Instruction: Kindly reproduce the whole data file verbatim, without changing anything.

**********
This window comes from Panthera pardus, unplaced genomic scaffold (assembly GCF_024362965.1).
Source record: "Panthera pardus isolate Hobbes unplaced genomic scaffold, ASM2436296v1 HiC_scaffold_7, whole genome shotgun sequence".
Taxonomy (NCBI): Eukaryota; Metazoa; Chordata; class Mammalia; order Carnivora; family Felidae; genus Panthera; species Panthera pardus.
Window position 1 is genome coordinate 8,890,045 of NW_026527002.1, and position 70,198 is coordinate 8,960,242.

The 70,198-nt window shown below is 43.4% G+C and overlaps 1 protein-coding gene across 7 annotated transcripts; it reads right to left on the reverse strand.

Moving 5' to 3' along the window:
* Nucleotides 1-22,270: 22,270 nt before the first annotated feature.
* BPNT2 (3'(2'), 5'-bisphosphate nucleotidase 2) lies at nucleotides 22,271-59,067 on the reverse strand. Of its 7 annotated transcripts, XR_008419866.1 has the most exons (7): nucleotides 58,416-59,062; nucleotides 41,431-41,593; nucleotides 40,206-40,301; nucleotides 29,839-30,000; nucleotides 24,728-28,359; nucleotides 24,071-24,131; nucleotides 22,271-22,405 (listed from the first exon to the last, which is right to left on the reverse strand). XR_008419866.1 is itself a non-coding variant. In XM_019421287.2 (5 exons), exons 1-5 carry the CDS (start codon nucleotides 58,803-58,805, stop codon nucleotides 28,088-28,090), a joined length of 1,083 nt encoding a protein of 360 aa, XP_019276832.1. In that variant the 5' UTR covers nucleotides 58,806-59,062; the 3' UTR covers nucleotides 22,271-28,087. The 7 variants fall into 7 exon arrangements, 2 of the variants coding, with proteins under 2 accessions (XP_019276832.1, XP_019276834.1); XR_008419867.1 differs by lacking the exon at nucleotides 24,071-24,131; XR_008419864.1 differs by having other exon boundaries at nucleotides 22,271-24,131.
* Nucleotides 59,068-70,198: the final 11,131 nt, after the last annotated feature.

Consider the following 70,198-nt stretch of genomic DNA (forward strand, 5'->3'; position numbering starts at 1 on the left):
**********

This window comes from Panthera pardus, unplaced genomic scaffold (assembly GCF_024362965.1).
Source record: "Panthera pardus isolate Hobbes unplaced genomic scaffold, ASM2436296v1 HiC_scaffold_7, whole genome shotgun sequence".
Taxonomy (NCBI): Eukaryota; Metazoa; Chordata; class Mammalia; order Carnivora; family Felidae; genus Panthera; species Panthera pardus.
Window position 1 is genome coordinate 8,890,045 of NW_026527002.1, and position 70,198 is coordinate 8,960,242.

The 70,198-nt window shown below is 43.4% G+C and overlaps 1 protein-coding gene across 7 annotated transcripts; it reads right to left on the reverse strand.

Moving 5' to 3' along the window:
* Nucleotides 1-22,270: 22,270 nt before the first annotated feature.
* BPNT2 (3'(2'), 5'-bisphosphate nucleotidase 2) lies at nucleotides 22,271-59,067 on the reverse strand. Of its 7 annotated transcripts, XR_008419866.1 has the most exons (7): nucleotides 58,416-59,062; nucleotides 41,431-41,593; nucleotides 40,206-40,301; nucleotides 29,839-30,000; nucleotides 24,728-28,359; nucleotides 24,071-24,131; nucleotides 22,271-22,405 (listed from the first exon to the last, which is right to left on the reverse strand). XR_008419866.1 is itself a non-coding variant. In XM_019421287.2 (5 exons), exons 1-5 carry the CDS (start codon nucleotides 58,803-58,805, stop codon nucleotides 28,088-28,090), a joined length of 1,083 nt encoding a protein of 360 aa, XP_019276832.1. In that variant the 5' UTR covers nucleotides 58,806-59,062; the 3' UTR covers nucleotides 22,271-28,087. The 7 variants fall into 7 exon arrangements, 2 of the variants coding, with proteins under 2 accessions (XP_019276832.1, XP_019276834.1); XR_008419867.1 differs by lacking the exon at nucleotides 24,071-24,131; XR_008419864.1 differs by having other exon boundaries at nucleotides 22,271-24,131.
* Nucleotides 59,068-70,198: the final 11,131 nt, after the last annotated feature.

Consider the following 70,198-nt stretch of genomic DNA (forward strand, 5'->3'; position numbering starts at 1 on the left):